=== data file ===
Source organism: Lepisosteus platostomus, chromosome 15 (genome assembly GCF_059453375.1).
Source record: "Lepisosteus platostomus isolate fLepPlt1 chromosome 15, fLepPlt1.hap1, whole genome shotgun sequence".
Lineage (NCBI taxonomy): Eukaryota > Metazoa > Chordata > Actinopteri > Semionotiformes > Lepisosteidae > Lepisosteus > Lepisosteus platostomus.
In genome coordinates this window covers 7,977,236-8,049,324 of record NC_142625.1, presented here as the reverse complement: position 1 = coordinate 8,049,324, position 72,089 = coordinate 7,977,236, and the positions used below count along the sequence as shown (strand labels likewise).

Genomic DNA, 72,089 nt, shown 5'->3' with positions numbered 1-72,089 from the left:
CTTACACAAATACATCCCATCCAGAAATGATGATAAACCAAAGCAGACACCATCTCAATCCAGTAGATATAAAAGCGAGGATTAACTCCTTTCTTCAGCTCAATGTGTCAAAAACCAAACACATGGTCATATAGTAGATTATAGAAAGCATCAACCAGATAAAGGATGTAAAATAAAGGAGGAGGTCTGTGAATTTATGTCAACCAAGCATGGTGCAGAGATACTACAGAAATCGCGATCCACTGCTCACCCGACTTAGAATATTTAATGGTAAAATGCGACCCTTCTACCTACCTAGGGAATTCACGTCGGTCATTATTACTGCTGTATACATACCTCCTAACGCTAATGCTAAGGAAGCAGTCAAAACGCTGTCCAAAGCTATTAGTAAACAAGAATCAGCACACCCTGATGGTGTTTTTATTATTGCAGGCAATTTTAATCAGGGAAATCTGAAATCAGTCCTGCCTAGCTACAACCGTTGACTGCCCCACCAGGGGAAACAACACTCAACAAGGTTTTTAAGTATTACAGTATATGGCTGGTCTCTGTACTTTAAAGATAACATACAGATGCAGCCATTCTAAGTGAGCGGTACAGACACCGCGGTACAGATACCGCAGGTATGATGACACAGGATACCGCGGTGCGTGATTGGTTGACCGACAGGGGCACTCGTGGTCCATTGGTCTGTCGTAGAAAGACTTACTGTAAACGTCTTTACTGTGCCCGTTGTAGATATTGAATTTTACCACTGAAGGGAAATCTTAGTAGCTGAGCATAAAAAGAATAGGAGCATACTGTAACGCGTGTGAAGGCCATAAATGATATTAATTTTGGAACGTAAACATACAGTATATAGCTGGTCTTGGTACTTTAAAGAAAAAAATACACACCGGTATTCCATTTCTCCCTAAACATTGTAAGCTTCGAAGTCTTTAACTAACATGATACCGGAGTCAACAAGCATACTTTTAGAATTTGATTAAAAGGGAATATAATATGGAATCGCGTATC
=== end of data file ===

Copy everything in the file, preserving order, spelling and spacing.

Source organism: Lepisosteus platostomus, chromosome 15 (genome assembly GCF_059453375.1).
Source record: "Lepisosteus platostomus isolate fLepPlt1 chromosome 15, fLepPlt1.hap1, whole genome shotgun sequence".
Lineage (NCBI taxonomy): Eukaryota > Metazoa > Chordata > Actinopteri > Semionotiformes > Lepisosteidae > Lepisosteus > Lepisosteus platostomus.
In genome coordinates this window covers 7,977,236-8,049,324 of record NC_142625.1, presented here as the reverse complement: position 1 = coordinate 8,049,324, position 72,089 = coordinate 7,977,236, and the positions used below count along the sequence as shown (strand labels likewise).

Genomic DNA, 72,089 nt, shown 5'->3' with positions numbered 1-72,089 from the left:
CTTACACAAATACATCCCATCCAGAAATGATGATAAACCAAAGCAGACACCATCTCAATCCAGTAGATATAAAAGCGAGGATTAACTCCTTTCTTCAGCTCAATGTGTCAAAAACCAAACACATGGTCATATAGTAGATTATAGAAAGCATCAACCAGATAAAGGATGTAAAATAAAGGAGGAGGTCTGTGAATTTATGTCAACCAAGCATGGTGCAGAGATACTACAGAAATCGCGATCCACTGCTCACCCGACTTAGAATATTTAATGGTAAAATGCGACCCTTCTACCTACCTAGGGAATTCACGTCGGTCATTATTACTGCTGTATACATACCTCCTAACGCTAATGCTAAGGAAGCAGTCAAAACGCTGTCCAAAGCTATTAGTAAACAAGAATCAGCACACCCTGATGGTGTTTTTATTATTGCAGGCAATTTTAATCAGGGAAATCTGAAATCAGTCCTGCCTAGCTACAACCGTTGACTGCCCCACCAGGGGAAACAACACTCAACAAGGTTTTTAAGTATTACAGTATATGGCTGGTCTCTGTACTTTAAAGATAACATACAGATGCAGCCATTCTAAGTGAGCGGTACAGACACCGCGGTACAGATACCGCAGGTATGATGACACAGGATACCGCGGTGCGTGATTGGTTGACCGACAGGGGCACTCGTGGTCCATTGGTCTGTCGTAGAAAGACTTACTGTAAACGTCTTTACTGTGCCCGTTGTAGATATTGAATTTTACCACTGAAGGGAAATCTTAGTAGCTGAGCATAAAAAGAATAGGAGCATACTGTAACGCGTGTGAAGGCCATAAATGATATTAATTTTGGAACGTAAACATACAGTATATAGCTGGTCTTGGTACTTTAAAGAAAAAAATACACACCGGTATTCCATTTCTCCCTAAACATTGTAAGCTTCGAAGTCTTTAACTAACATGATACCGGAGTCAACAAGCATACTTTTAGAATTTGATTAAAAGGGAATATAATATGGAATCGCGTATC